It is very hard for me to refuse your kind invitation to be with you to-morrow night, but it is impossible to accept it.  If I were invited to Paradise, ‘for one night only,’ with the knowledge that I must forego my share of its delights thenceforth, I should wish to return the same answer.  Have I no right to hint that your presence is my Paradise?  Forgive me for it, and for my rudeness and perverseness, which all arises out of my consuming and indestructible love for you.  The only thing I can say that can condone this offence is that I never cease trying to destroy your image in my heart.  So far the results are extremely discouraging; but I cannot resign the hope that Time, the great healer, may also prove, like other notable physicians, the great destroyer.  Ah! what am I saying?  I can never say enough to you, and yet already I have said too much.  God bless the sweet ruler of my life and heart forever, and grant that every ill that threatens her may fall instead upon the head of her unworthy lover. [Page 183]
     Will you not write me a word of forgiveness for resisting the temptation to go to you?
                  Ever your worshipper,
                                                      ALLAN DUNLOP.”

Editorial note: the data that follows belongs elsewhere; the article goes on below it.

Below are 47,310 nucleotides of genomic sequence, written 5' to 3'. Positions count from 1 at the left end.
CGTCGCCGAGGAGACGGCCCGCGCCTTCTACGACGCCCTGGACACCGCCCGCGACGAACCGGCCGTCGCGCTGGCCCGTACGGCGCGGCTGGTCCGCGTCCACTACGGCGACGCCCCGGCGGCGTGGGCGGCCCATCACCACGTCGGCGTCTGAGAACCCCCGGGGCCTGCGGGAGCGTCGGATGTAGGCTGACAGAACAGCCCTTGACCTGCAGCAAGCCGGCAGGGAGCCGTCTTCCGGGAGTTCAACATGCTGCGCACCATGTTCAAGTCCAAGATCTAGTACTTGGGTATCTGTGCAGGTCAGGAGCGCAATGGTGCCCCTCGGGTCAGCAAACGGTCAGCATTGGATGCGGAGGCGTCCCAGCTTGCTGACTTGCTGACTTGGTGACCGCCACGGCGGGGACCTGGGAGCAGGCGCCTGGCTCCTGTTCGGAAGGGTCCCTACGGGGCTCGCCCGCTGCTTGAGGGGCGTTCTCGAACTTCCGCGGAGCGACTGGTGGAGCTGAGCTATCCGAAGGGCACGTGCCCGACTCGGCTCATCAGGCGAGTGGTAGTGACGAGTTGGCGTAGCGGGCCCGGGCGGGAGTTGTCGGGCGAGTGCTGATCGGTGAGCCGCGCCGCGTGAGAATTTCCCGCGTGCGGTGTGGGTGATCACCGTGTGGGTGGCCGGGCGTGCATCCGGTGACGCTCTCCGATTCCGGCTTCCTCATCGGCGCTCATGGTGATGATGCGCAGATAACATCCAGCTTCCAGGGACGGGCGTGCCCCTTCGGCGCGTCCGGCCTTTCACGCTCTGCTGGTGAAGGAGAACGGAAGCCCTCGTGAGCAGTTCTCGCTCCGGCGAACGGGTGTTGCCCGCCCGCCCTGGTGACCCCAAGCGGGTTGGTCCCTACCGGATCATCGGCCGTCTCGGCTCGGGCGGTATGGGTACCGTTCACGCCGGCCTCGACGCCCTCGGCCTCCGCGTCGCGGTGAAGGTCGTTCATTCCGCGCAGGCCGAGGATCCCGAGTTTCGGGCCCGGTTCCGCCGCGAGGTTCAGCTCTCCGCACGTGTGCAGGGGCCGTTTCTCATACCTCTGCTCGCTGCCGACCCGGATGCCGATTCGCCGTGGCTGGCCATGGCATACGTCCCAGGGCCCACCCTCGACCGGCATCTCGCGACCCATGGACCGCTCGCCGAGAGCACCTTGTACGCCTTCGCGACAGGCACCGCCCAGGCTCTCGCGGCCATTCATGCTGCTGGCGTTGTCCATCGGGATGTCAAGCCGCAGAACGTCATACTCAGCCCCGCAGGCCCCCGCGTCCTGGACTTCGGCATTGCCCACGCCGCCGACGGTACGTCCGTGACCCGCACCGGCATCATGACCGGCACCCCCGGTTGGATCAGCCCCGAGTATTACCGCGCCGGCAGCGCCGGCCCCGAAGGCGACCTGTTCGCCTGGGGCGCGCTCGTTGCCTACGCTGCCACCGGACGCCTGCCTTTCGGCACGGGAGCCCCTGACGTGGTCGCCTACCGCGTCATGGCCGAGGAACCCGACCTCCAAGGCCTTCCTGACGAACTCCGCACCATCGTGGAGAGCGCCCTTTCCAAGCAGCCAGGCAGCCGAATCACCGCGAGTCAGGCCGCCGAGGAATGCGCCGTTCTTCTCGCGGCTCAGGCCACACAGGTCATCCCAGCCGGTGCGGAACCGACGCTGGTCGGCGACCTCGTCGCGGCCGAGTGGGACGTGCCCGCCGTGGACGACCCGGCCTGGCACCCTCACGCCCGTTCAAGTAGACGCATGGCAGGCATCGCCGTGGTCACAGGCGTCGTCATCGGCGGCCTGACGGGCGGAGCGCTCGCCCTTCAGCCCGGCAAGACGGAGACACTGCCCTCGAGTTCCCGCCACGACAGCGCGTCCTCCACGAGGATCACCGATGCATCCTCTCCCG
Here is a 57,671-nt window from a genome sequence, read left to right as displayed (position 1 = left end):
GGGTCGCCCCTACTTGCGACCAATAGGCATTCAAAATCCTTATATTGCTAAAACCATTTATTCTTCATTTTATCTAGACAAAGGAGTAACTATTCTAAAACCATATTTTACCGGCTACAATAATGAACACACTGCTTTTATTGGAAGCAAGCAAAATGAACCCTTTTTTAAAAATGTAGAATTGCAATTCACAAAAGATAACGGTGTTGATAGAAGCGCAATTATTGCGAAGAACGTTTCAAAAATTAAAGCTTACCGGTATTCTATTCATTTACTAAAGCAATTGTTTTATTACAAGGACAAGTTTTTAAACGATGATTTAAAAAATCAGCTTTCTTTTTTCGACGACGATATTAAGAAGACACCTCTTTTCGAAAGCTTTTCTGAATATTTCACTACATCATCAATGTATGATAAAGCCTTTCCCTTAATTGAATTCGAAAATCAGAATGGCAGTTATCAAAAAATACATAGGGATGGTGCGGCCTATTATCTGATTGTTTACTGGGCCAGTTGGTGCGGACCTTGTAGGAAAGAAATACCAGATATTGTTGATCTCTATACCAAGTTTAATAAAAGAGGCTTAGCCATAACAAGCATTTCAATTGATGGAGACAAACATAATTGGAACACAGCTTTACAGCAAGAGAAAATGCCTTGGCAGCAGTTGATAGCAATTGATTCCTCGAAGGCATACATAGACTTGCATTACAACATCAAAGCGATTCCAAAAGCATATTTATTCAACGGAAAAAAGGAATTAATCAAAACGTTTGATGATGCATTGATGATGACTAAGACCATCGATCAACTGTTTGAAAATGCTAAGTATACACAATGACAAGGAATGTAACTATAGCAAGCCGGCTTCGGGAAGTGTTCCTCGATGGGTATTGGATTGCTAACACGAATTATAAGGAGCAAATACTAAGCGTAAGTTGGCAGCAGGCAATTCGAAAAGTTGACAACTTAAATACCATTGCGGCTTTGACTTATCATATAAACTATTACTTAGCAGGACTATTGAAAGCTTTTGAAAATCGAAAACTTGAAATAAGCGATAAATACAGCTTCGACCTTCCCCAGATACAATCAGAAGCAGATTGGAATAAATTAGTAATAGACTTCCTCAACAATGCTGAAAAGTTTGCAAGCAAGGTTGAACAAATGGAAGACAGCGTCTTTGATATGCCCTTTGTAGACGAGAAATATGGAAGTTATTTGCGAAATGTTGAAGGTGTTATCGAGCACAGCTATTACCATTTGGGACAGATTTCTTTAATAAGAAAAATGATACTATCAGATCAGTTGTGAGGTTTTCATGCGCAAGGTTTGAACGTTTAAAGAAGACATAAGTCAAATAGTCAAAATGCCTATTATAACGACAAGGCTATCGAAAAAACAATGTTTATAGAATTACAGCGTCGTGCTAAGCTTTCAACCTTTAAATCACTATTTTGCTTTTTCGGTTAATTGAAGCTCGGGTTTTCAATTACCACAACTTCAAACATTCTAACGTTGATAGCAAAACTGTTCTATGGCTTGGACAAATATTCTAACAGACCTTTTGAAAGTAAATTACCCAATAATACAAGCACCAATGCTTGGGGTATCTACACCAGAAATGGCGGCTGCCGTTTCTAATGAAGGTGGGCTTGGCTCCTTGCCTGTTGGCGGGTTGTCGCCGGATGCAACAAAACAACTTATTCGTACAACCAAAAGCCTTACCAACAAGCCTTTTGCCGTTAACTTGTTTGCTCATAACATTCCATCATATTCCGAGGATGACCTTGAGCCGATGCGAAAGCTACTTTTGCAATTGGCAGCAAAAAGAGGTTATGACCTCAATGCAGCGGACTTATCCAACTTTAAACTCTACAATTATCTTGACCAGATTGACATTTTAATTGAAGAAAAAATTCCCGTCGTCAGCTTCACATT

He ended with a strange feeling of the incongruity of this declaration of passion with his surroundings, the stuffy unhomelike chambers on King Street, and the rather severe presence of a man, whose existence emphasized all the hated social distinction that never weighed so heavily on him as at present.  This rigorous representative of his class took the message delivered to him, and stood for a moment hesitatingly in the doorway.
     “Your people are quite well, I hope, Tredway,” said Allan.
     “Yes, sir, thank you.  Quite well with the exception of Miss Rose.  She is looking badly.”
     “I am very sorry.  I made no inquiries about her, because, since her accident last summer, she has never been otherwise than well.  I wish,” and his tones were sad and sincere as his meaning, “that I could do something for her.”
     “Thank you, sir.  It is taking a great liberty to say so, but your visits are so infrequent that I believe Miss Rose is under the impression that you did not greatly care.”
     “Oh, I care enough, quite enough,” he added mentally.  “The fact is there is danger of my caring too much, and nobody knows better than you, Tredway, that that would be the greatest piece of folly I could perpetrate.  Miss Rose is vastly my social superior.”
     The old man bowed his head as though this were too obvious a truth to need comment.  Then he said encouragingly:
     “Ah, there is nothing but the remains of their former greatness left to the Macleods.  They are growing more and more bourgeois since coming to this degenerate country.” [Page 184]
     “Yes, I imagine that their family dignity, in such times as these, may be a little out of repair; but I can hardly venture to build vain hopes on the ruins.  You are a good fellow, Tredway; good-bye!”